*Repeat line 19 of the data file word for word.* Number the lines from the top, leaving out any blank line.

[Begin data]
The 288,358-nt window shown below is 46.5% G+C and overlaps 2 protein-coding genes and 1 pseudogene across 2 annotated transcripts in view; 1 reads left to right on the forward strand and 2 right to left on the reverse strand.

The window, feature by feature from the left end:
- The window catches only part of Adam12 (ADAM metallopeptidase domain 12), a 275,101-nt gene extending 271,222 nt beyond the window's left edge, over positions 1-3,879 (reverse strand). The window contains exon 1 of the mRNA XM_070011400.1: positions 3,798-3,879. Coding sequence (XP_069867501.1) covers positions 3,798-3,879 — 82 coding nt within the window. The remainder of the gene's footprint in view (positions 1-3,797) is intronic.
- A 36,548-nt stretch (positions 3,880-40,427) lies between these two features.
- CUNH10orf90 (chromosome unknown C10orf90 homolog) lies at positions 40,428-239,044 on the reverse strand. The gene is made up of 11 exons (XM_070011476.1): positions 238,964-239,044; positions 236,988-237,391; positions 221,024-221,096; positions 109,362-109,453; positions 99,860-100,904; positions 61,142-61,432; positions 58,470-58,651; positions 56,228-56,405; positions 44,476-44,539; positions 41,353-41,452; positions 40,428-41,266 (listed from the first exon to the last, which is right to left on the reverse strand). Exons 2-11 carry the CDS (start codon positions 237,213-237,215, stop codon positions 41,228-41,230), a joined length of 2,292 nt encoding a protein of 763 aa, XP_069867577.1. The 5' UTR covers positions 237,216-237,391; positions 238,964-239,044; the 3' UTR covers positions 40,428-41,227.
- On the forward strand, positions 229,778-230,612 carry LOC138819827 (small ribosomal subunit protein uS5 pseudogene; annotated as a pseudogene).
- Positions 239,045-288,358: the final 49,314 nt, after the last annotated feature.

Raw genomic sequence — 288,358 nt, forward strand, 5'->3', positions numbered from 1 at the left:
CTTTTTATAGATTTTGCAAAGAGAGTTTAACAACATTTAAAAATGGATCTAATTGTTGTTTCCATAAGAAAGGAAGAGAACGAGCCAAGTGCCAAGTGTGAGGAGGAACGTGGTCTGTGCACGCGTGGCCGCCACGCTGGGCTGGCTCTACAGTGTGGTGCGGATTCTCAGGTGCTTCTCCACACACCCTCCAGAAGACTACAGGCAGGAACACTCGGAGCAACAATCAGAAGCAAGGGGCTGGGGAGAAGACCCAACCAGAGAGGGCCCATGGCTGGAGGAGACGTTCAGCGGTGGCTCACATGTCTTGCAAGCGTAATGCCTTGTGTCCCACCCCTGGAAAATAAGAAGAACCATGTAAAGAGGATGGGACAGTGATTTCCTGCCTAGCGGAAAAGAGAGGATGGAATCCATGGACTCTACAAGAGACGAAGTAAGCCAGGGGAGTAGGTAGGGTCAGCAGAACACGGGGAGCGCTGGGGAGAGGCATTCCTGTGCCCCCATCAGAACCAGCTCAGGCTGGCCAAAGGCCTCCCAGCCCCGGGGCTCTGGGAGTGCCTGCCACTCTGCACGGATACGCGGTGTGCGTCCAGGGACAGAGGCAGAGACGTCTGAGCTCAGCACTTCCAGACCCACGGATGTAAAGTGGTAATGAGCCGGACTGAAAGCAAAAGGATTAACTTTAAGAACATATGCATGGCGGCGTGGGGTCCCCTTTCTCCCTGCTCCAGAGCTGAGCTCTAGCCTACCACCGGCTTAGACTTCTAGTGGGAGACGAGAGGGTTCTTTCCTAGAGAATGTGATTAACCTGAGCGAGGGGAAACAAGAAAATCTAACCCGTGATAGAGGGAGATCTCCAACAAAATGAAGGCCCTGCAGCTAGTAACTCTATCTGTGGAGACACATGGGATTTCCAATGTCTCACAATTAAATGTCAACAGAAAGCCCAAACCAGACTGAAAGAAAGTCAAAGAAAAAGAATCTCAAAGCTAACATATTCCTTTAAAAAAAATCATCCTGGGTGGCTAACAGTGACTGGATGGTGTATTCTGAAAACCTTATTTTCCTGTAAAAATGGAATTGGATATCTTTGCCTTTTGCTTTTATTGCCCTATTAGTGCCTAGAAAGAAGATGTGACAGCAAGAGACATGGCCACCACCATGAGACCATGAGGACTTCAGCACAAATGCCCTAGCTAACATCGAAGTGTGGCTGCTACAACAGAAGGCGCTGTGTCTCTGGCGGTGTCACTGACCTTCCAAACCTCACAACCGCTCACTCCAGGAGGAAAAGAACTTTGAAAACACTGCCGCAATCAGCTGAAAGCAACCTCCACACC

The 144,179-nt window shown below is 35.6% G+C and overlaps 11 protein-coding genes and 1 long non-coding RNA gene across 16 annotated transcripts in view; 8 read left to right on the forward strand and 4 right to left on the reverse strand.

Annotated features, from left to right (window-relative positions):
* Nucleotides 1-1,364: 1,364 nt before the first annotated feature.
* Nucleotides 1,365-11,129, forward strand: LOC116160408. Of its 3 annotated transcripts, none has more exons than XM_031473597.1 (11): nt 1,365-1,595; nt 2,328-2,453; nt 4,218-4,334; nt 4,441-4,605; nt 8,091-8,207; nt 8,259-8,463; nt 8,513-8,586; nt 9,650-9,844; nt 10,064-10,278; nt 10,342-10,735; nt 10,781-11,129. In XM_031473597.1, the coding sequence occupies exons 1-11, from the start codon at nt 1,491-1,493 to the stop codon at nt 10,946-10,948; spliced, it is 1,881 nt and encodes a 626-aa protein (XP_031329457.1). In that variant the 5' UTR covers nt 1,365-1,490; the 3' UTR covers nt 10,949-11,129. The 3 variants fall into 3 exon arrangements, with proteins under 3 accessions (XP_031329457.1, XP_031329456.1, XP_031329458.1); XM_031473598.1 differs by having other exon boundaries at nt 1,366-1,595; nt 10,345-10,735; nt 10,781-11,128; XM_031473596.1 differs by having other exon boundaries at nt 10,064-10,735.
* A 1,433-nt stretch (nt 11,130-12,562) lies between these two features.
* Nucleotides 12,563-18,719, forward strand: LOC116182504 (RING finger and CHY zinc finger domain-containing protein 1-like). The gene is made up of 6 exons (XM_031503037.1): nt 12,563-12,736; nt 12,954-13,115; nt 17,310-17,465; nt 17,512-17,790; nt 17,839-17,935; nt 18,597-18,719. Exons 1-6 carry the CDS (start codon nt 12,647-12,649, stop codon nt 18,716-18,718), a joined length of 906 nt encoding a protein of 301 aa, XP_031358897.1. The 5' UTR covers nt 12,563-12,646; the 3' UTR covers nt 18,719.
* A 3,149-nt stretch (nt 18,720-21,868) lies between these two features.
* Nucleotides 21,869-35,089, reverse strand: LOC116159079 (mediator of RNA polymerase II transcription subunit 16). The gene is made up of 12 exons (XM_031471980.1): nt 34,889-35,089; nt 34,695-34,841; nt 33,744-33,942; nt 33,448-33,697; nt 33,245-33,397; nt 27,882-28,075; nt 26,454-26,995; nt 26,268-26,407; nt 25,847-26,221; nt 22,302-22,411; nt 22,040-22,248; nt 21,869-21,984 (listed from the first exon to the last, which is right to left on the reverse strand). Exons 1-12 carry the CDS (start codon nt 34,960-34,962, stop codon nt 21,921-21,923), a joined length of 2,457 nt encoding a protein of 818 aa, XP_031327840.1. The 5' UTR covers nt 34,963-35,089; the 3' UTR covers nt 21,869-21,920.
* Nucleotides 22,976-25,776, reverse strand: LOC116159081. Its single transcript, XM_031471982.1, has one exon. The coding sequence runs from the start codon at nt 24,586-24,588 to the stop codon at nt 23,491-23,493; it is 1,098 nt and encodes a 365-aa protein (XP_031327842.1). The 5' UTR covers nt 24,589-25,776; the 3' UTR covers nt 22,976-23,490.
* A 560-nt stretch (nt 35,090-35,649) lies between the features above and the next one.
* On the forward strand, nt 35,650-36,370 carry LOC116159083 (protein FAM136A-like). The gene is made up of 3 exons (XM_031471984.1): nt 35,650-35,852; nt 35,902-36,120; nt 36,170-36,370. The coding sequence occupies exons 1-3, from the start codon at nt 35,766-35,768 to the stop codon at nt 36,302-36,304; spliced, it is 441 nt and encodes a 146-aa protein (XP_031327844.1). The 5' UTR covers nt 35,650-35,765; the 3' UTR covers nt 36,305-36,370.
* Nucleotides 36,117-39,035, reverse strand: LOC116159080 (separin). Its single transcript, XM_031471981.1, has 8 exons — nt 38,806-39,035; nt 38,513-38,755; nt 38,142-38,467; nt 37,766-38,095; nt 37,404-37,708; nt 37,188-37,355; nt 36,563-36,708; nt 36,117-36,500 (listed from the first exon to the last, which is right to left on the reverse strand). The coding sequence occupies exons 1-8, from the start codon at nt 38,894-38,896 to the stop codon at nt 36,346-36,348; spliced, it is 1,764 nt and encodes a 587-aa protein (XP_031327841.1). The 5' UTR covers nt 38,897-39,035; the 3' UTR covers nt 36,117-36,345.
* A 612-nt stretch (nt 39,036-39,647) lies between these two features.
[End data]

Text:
* A 560-nt stretch (nt 35,090-35,649) lies between the features above and the next one.